Context: alignment with Graduate Qualities
It is likely that the Library's conceptualisation of information literacy through the Library Assignment paralleled thinking that was informing the first attempts to introduce Graduate Attributes (or qualities as we are calling them at Flinders) as an aspect of quality management and improved educational outcomes. We certainly saw the articulation of a common set of Graduate Qualities as an opportunity to link its advocacy of information literacy into a wider institutional understanding of how we may prepare students for life beyond university. Recently, we have explicitly stated in its introduction, the way the assignment builds skills and qualities that support and develop some of the graduate qualities.
We consider that the Library Assignment supports the development of at least three of the seven Graduate Qualities identified by the University. It is clear that doing the assignment does not in itself signify quality in the student, however we do think that the way in which students understand and go about the task is an indicator of engagement with quality learning. We hope that the considered completion of the Library Assignment, rather than just compliance to a set task can build skills that will help characterise students as:
- able to apply knowledge;
- able to work independently.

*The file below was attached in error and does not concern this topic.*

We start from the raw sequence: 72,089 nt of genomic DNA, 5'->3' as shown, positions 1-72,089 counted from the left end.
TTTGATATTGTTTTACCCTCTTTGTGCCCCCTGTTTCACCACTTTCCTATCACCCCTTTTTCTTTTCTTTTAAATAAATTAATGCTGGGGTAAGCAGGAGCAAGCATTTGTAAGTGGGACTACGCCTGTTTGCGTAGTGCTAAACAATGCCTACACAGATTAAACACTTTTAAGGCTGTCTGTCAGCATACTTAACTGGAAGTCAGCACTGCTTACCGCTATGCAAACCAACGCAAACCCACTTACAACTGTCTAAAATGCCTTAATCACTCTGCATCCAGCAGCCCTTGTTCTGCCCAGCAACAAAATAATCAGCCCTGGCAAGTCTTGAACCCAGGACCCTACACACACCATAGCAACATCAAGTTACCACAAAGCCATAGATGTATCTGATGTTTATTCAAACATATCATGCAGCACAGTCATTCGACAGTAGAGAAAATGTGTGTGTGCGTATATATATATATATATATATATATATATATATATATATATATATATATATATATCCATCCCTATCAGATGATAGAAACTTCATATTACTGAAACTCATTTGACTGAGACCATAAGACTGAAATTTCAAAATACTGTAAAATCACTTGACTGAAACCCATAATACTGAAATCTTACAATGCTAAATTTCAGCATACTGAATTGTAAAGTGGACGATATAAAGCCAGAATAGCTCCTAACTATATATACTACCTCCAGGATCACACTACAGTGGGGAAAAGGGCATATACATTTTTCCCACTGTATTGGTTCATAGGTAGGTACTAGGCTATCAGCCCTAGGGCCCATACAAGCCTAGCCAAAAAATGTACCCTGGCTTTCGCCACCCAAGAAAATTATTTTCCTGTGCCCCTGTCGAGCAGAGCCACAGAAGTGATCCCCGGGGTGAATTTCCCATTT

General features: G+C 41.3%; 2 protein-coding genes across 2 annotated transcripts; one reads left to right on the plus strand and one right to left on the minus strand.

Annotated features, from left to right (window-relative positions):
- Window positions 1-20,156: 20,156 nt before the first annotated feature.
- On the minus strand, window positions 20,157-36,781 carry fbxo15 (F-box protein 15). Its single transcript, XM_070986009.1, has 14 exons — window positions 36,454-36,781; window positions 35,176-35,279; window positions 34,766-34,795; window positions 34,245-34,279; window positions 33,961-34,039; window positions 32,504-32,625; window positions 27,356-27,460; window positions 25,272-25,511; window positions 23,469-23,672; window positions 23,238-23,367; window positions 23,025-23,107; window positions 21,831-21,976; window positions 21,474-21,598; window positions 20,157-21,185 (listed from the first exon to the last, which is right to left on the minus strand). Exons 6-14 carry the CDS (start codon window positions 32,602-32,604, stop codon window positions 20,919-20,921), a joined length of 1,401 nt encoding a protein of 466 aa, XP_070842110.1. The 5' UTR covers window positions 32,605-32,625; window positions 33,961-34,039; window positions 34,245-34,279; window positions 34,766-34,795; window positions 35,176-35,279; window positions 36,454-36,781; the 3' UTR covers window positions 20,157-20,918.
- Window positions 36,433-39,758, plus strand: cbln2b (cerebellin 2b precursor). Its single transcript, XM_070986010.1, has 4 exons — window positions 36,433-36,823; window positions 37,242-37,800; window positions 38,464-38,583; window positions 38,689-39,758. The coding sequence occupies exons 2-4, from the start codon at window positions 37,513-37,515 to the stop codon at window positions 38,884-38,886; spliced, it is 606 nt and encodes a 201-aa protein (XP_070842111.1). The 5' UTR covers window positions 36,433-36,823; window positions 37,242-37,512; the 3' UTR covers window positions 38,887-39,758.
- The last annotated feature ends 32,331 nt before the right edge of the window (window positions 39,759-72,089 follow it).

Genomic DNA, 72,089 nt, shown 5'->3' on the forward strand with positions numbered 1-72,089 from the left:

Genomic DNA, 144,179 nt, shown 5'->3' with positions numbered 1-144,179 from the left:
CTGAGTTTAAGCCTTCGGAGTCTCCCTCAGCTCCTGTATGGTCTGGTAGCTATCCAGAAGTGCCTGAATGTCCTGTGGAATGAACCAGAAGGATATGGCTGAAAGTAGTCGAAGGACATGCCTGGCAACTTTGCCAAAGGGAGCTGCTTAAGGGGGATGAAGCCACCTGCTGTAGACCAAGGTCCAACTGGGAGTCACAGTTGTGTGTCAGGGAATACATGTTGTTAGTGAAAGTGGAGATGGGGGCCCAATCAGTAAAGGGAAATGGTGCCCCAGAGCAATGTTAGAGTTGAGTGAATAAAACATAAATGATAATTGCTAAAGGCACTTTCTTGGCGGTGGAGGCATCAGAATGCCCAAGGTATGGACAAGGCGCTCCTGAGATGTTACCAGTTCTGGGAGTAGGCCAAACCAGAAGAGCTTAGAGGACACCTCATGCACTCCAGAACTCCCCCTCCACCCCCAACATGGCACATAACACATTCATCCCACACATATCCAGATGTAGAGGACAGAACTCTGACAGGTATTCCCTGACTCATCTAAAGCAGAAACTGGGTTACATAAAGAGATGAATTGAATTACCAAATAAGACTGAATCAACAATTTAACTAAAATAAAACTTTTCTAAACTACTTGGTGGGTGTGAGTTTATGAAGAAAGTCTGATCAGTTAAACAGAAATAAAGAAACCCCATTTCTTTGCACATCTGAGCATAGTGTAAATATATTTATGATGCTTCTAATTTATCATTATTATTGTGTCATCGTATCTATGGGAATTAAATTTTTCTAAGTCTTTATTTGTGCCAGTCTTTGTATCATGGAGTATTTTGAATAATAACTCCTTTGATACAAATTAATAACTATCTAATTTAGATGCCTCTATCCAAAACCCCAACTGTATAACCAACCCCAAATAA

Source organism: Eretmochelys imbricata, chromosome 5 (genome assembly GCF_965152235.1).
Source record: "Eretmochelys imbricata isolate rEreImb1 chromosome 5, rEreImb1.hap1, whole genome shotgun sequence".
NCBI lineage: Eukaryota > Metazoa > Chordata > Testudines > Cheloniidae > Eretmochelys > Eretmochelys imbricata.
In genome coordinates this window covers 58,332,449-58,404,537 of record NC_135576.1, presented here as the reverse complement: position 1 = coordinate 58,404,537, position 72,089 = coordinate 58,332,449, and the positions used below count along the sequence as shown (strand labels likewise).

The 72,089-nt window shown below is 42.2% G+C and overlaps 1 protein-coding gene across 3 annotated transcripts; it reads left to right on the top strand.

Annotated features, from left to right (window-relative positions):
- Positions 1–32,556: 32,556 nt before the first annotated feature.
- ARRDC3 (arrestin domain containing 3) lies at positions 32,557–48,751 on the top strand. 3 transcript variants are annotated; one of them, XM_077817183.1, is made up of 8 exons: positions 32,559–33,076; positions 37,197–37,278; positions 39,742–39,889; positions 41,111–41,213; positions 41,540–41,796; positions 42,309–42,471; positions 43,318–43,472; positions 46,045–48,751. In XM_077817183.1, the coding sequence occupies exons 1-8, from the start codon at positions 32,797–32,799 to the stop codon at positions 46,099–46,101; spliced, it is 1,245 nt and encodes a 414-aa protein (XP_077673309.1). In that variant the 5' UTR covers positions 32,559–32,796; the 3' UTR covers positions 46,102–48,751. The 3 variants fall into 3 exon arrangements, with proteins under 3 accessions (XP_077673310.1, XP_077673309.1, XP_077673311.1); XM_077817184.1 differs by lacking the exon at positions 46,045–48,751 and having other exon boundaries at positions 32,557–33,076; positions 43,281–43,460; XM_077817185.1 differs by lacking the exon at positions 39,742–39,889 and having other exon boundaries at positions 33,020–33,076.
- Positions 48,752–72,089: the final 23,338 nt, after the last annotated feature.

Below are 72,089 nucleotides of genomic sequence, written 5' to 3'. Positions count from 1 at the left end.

The current version of the Library Assignment is necessarily generic in its approach and there is limited capacity in its design to fully recognise the diversity of study disciplines and modes of learning. However, the WebPET approach to teaching and learning at Flinders, whereby all topics have dedicated online links to topic information, the Library and communication tools via the LMS, means that we can design multiple ‘library assignments' to suit different disciplines and cultures. Indeed a recent initiative between the Library and the School of Education is the creation of a shorter version of the Library Assignment for students in China. Also, the forthcoming course restructure at Flinders introduces the possibility of capstone topics. These potentially offer a significant opportunity for the Library to engage with a fostering of attributes at the pre-graduate level, as well as the foundation level of study, to continue to address our faculty's range of perceptions of both Graduate Qualitiesand information literacy.
Australian Library and Information Association, 2005, Statement on Information Literacy for All Australians. [http://www.alia.org.au/policies/information.literacy.html] viewed June 10, 2009.
Barrie, S. (2006). Understanding what we mean by the generic attributes of graduates. Higher Education, 51, 251-241.
Council of Australian University Librarians, 2001, Information Literacy Standards. Canberra: CAUL
Flinders University. (2009) Using Information and Communications Technology in Education. Updated April 9. 2009. [http://www.flinders.edu.au//teaching/ict-in-education/university-guidelines] viewed June 14, 2009.